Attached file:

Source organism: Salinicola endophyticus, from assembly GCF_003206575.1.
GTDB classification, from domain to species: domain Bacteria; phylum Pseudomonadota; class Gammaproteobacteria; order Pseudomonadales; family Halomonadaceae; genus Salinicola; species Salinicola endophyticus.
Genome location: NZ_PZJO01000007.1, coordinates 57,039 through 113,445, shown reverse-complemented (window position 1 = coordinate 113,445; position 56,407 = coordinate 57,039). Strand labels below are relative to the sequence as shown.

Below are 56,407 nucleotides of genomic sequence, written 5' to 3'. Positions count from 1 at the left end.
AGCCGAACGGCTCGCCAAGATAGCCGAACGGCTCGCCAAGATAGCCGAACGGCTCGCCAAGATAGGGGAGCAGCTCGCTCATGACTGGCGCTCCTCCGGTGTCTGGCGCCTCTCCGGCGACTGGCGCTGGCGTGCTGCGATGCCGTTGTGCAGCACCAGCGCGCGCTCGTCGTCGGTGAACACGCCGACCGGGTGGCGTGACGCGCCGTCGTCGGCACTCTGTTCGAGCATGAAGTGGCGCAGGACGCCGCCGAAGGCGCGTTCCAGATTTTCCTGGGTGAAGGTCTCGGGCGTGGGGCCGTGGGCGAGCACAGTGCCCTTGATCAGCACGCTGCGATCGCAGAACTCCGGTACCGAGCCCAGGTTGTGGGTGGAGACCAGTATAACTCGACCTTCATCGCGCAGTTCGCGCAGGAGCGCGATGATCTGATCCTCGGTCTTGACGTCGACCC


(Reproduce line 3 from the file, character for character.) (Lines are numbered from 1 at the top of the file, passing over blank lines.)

Genome location: NZ_PZJO01000007.1, coordinates 57,039 through 113,445, shown reverse-complemented (window position 1 = coordinate 113,445; position 56,407 = coordinate 57,039). Strand labels below are relative to the sequence as shown.